I Fought The Law, And The Law Won: Driving Lawfully And Meaningful Choice In Grand Theft Auto

Rockstar and Take-Two like to market the GTA series as offering huge freedom of choice within a large urban simulation. But that premise breaks down almost immediately if you try to exercise that freedom by playing outside of GTA V’s expectations, which it turns out are actually quite narrow.


To illustrate this, I started playing GTA V using a very simple personal rule that I’ve experimented with before: I just chose to drive lawfully. Now, I don’t actually drive in real-life, so if I’m honest, my understanding of “driving lawfully” in the real world is pretty basic. And GTA V’s environment doesn’t actually have all the necessary signage to indicate things like speed limits, special turns and so on, or any way for the player to indicate before turning, so there’s only so far you could go to “drive lawfully” in any case. So to make this simple, for the purposes of this exercise, and this post, “driving lawfully” means three things: obeying traffic lights, sticking to marked lanes, and not hitting other vehicles, pedestrians or objects.

What immediately becomes obvious when you try to drive lawfully is that GTA V’s city simulation just does not have a functioning traffic system. Lane markings are difficult to read, and AI drivers tend to treat them only as suggestions in any case. Traffic lights, though, are the major problem. Traffic lights change far too slowly for the pace of the rest of the simulation. AI drivers ignore traffic signals often. When they follow the signals, they do so in ways that are awkward or imprecise. And if you’re trying to follow the signals, the AI drivers will bump up against you, or yell at you if you try to wait for a green light. The actual missions are even worse about accounting for traffic: NPCs will yell at you to keep moving while you’re waiting for a light to change, and you’ll just straight-up fail many missions if you wait for the lights. In the mission where Franklin first meets Michael, while repossessing an SUV, the player has no clear reason not to wait for lights to change. But if you do wait for the lights, you’ll always end up taking too long and failing the mission.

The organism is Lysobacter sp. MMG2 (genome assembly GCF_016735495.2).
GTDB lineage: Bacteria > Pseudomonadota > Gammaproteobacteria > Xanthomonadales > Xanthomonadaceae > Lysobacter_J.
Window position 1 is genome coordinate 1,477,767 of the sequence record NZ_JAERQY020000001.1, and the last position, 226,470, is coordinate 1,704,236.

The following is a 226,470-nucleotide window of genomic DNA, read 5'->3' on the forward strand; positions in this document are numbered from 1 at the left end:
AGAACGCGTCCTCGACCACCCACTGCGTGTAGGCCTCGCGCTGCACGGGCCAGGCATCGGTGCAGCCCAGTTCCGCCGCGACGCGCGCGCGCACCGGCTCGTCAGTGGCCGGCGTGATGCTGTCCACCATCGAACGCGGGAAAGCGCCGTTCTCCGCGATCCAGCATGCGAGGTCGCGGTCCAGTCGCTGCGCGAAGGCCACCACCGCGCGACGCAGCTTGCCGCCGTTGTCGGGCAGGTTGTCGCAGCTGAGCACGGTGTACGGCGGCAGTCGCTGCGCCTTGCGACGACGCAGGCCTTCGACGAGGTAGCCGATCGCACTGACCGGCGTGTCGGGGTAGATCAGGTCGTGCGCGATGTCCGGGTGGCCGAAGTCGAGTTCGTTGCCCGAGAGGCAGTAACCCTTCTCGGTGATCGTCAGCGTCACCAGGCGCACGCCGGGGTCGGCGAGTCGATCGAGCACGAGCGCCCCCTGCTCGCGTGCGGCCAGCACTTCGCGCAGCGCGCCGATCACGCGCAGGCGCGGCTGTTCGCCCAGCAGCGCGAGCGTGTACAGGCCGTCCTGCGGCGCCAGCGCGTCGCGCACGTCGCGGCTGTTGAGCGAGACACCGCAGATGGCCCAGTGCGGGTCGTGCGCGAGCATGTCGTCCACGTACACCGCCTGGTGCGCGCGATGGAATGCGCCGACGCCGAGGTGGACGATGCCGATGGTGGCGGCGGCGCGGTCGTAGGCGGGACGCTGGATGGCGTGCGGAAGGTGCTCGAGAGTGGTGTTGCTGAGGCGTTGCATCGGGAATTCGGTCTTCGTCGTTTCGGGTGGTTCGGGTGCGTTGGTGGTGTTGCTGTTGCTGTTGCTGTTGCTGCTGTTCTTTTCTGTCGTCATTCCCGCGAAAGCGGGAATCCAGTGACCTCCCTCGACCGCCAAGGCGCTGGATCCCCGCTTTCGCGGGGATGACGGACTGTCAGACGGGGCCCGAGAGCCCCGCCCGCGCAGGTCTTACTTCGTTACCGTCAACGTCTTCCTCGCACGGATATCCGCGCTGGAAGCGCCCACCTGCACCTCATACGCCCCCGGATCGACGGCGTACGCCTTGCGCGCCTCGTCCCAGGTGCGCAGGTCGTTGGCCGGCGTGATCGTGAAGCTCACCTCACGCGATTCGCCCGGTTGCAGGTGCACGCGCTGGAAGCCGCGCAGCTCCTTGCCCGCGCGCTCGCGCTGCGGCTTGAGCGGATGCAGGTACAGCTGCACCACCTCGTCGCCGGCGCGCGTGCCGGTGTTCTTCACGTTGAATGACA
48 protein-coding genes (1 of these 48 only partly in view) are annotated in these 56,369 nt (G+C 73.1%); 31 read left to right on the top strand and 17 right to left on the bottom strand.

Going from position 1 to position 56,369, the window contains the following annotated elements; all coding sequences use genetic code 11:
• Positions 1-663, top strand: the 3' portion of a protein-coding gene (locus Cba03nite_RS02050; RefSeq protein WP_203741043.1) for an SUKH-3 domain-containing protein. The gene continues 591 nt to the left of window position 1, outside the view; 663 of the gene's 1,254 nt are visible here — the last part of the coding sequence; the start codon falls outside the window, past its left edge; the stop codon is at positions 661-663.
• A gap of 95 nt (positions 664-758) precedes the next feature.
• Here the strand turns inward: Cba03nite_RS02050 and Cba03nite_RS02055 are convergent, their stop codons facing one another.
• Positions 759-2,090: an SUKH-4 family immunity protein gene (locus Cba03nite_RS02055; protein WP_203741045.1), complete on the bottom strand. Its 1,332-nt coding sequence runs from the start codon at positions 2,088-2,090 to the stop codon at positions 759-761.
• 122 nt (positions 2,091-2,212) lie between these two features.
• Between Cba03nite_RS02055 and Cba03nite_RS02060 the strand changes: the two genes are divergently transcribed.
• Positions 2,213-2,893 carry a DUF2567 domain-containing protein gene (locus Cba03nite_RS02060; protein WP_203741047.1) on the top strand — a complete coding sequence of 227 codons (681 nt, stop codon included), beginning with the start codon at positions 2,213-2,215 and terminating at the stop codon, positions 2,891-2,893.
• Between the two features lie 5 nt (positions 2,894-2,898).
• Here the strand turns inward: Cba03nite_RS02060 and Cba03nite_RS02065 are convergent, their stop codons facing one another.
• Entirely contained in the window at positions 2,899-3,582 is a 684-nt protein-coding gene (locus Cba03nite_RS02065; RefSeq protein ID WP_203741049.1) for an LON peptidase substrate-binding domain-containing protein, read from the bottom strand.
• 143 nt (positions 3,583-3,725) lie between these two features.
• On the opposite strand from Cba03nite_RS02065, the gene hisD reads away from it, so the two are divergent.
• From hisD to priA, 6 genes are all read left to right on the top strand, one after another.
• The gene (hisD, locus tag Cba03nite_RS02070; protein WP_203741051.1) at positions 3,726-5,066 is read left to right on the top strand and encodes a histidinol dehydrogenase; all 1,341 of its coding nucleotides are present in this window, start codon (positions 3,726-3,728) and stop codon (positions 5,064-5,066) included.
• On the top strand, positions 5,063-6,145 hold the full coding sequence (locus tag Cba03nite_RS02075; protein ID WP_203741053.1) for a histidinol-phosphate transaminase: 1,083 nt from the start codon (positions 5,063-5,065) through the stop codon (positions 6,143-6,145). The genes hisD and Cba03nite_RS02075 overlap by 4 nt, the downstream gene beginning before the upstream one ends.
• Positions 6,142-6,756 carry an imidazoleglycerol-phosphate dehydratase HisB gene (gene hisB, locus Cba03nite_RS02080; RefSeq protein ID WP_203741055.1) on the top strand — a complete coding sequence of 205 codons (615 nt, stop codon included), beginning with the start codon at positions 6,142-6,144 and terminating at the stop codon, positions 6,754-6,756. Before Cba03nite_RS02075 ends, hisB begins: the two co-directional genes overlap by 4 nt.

The end result is that GTA V excludes lawful driving from its possibility space, for most practical gameplay purposes. Narrowing the possibility space in this way undercuts the reputation the GTA series has for allowing player freedom.

In fact, shrinking the possibility space to exclude lawful play makes the player’s unlawful play meaningless. The best way I can explain this is by first giving you an explanation I use in my classes that illustrates how possibility spaces impact on player choice.

See, one of Rockstar’s other games, Red Dead Redemption, lets you shoot horses. But the thing about games is, they have significant variation in what they’ll let you do, even within a genre with established conventions. So generally the way players work out what they can do in a given game is, they try things. Some games might not let you shoot horses, for example. And until you shoot a horse in Red Dead Redemption, you don’t know for sure that you can do so in that game. Now, here’s where this gets interesting: to make any meaningful choice, the player needs to know what options are available. A choice with only one known option is no choice at all. What this means, in the case of Red Dead Redemption, is that because the player must shoot a horse to know that shooting horses is an option, the choice not to shoot horses can only be meaningful after the player first shoots a horse. It’s only once the player knows they can shoot horses that they can make any kind of meaningful choice about whether or not to do so. This leads to the delightful zen koan-like paradox that one must shoot the horse to not shoot the horse.

To bring this back to GTA V, what this means is that because driving lawfully isn’t really a practical or functional option, the player has no real, meaningful choice but to drive unlawfully. Rockstar and Take-Two market the GTA series on the freedom to choose to break rules like traffic laws, but GTA V has no functional way of not doing this, and so this choice becomes no choice at all.

The truth is, while the marketing of the GTA series can lead players to think they’re breaking the rules by driving unlawfully, in fact they’re simply playing by a different but still rigid and confining set of rules. Breaking the laws of the real world is, paradoxically, obediently following the laws of GTA V. In GTA V, the freedom to break the rules is no freedom at all. You have a choice, but only if you choose to do exactly what Rockstar expects you to do.